Musical Borrowing
An Annotated Bibliography

Individual record

[+] Metzer, David. “Black and White: Quotations in Duke Ellington’s ‘Black and Tan Fantasy.’” In Quotation and Cultural Meaning in Twentieth-Century Music, 47-68. Cambridge: Cambridge University Press, 2003.

Duke Ellington and Bubber Miley’s 1927 composition Black and Tan Fantasy exhibits a variety of contrasting idioms, adopting stylistic elements from blues and jazz, as well as quotations from a well-known spiritual and one from Chopin’s second piano sonata. The concept of “signifying,” put forth by Henry Louis Gates Jr., illuminates a fundamental strategy for quotation in jazz: repetition and revision. The intersection of these strategies in Black and Tan Fantasy is expressed both on the level of quotation and on deeper levels within the borrowed material of the piece. For example, the spiritual Hosanna, quoted in the opening phrases, is in turn a revision of Stephen Adams’s The Holy City. The tensions between old and new, black and white, and secular and sacred that result from Ellington and Miley’s juxtaposition of styles and sentiments generate sophisticated instances of ironic play. This ironic play can subsequently be seen as participating in the ongoing tradition of troping in African American art-culture, as described by Gates.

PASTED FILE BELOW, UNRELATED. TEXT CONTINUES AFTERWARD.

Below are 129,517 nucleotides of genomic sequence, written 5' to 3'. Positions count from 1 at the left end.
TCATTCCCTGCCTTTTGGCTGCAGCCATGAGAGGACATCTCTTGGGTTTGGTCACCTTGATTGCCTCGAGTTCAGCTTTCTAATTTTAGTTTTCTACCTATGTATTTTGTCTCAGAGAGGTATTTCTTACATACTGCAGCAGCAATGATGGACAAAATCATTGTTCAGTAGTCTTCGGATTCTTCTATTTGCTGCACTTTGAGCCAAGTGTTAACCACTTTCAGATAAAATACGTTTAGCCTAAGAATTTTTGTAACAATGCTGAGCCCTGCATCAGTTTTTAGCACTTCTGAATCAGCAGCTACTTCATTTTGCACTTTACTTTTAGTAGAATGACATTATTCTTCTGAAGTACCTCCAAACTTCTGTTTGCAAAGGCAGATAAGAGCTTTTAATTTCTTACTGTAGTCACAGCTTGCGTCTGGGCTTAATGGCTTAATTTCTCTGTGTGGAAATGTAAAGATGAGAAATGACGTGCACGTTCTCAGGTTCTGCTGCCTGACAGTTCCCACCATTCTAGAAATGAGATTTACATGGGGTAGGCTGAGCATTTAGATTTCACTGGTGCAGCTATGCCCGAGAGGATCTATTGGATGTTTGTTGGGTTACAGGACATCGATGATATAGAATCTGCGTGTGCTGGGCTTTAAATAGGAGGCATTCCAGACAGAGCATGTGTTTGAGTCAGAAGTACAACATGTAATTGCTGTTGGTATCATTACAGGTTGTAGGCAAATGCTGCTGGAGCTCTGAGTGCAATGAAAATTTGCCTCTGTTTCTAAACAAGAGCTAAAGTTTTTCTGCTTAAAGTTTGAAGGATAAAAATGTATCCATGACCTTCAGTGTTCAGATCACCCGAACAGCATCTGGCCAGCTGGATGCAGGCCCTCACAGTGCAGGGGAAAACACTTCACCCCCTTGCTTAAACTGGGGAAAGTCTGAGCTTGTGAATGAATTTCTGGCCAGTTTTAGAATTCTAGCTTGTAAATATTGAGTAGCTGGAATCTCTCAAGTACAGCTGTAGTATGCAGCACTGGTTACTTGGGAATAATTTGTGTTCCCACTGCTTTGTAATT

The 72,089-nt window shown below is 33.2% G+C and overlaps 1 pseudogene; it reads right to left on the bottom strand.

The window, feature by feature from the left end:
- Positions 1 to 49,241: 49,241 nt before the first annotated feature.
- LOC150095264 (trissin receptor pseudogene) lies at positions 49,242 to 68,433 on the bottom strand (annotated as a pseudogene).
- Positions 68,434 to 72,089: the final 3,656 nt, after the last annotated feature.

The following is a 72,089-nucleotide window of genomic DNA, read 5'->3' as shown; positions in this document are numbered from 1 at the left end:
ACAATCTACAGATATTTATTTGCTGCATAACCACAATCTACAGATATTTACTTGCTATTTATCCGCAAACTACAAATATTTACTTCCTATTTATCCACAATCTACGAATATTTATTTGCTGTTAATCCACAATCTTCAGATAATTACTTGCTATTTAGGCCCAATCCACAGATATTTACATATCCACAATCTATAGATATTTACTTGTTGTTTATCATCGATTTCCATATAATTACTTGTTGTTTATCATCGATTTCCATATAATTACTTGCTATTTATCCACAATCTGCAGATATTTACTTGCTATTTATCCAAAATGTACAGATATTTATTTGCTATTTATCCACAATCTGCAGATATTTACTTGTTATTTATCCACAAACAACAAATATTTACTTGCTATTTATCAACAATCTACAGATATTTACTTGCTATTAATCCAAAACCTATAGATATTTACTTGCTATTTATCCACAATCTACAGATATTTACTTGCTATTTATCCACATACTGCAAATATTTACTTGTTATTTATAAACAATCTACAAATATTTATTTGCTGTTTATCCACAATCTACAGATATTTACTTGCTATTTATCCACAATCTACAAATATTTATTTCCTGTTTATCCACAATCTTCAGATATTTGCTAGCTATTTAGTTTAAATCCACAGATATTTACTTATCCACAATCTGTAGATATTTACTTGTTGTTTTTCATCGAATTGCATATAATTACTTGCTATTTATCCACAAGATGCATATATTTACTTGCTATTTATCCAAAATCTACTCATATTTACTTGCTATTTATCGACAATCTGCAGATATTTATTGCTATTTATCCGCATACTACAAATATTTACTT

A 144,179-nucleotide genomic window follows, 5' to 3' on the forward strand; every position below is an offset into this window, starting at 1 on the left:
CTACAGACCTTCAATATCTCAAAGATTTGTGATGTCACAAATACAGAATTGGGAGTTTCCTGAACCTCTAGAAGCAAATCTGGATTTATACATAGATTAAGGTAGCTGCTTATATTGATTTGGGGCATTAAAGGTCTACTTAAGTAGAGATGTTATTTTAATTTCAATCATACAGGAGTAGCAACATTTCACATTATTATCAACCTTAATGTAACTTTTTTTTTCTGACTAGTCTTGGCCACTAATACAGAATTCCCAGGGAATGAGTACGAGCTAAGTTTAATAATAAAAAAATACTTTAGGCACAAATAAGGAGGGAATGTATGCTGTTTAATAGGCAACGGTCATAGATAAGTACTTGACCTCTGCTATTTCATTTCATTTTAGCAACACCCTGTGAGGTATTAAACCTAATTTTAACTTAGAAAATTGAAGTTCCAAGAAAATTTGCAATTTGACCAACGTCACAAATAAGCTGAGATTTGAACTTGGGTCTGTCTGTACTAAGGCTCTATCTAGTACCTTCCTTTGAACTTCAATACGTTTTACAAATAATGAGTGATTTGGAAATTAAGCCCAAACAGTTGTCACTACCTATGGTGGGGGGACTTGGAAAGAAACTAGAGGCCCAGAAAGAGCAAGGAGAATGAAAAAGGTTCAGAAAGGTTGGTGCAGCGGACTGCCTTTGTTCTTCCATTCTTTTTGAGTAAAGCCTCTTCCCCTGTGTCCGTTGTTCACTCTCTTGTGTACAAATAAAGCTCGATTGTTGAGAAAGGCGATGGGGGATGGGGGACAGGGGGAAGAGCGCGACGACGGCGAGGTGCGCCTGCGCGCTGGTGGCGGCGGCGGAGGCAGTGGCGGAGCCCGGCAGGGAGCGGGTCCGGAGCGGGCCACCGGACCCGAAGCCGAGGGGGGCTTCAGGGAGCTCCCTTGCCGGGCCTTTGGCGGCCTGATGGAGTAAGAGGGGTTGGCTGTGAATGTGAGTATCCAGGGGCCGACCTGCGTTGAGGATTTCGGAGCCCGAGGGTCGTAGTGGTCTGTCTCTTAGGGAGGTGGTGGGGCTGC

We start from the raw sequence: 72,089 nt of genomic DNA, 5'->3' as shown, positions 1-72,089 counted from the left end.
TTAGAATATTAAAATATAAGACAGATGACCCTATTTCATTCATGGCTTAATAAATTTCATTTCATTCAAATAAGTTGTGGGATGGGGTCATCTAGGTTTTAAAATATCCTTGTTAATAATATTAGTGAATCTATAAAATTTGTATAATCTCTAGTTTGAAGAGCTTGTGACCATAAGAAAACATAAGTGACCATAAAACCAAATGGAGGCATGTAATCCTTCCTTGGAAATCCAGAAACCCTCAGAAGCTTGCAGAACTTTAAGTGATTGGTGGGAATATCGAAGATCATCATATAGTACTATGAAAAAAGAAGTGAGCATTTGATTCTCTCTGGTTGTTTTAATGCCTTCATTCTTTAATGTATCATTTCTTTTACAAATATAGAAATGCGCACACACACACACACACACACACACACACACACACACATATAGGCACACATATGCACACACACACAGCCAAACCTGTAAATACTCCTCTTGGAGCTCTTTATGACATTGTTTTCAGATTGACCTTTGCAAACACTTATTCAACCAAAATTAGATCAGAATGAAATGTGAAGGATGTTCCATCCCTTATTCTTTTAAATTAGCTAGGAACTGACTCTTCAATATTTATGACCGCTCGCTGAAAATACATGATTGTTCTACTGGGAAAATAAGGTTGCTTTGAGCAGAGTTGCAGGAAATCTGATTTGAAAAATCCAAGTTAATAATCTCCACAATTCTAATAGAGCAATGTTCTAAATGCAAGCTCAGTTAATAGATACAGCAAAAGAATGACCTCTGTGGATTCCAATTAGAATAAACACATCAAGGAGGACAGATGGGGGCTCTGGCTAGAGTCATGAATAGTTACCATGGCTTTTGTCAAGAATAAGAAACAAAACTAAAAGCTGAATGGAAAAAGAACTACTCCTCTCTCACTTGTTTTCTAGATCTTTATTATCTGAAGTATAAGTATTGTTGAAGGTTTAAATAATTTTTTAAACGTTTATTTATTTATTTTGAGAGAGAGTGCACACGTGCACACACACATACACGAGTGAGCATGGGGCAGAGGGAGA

Works: Duke Ellington and Bubber Miley: Black and Tan Fantasy; King Oliver and his Creole Jazz Band: Chimes Blues (62-63); Johnny Dodd: Weary City (62-63); Felix Arndt: Desecration Rag (63-64).

Sources: Anonymous (Spiritual): Hosanna (51-52); Chopin: Piano Sonata No. 2 in B-flat Minor, Op. 35 (51-53, 63-68); Stephen Adams: The Holy City (51-53, 58-67).

Index Classifications: 1900s, Jazz

Contributed by: Molly Covington

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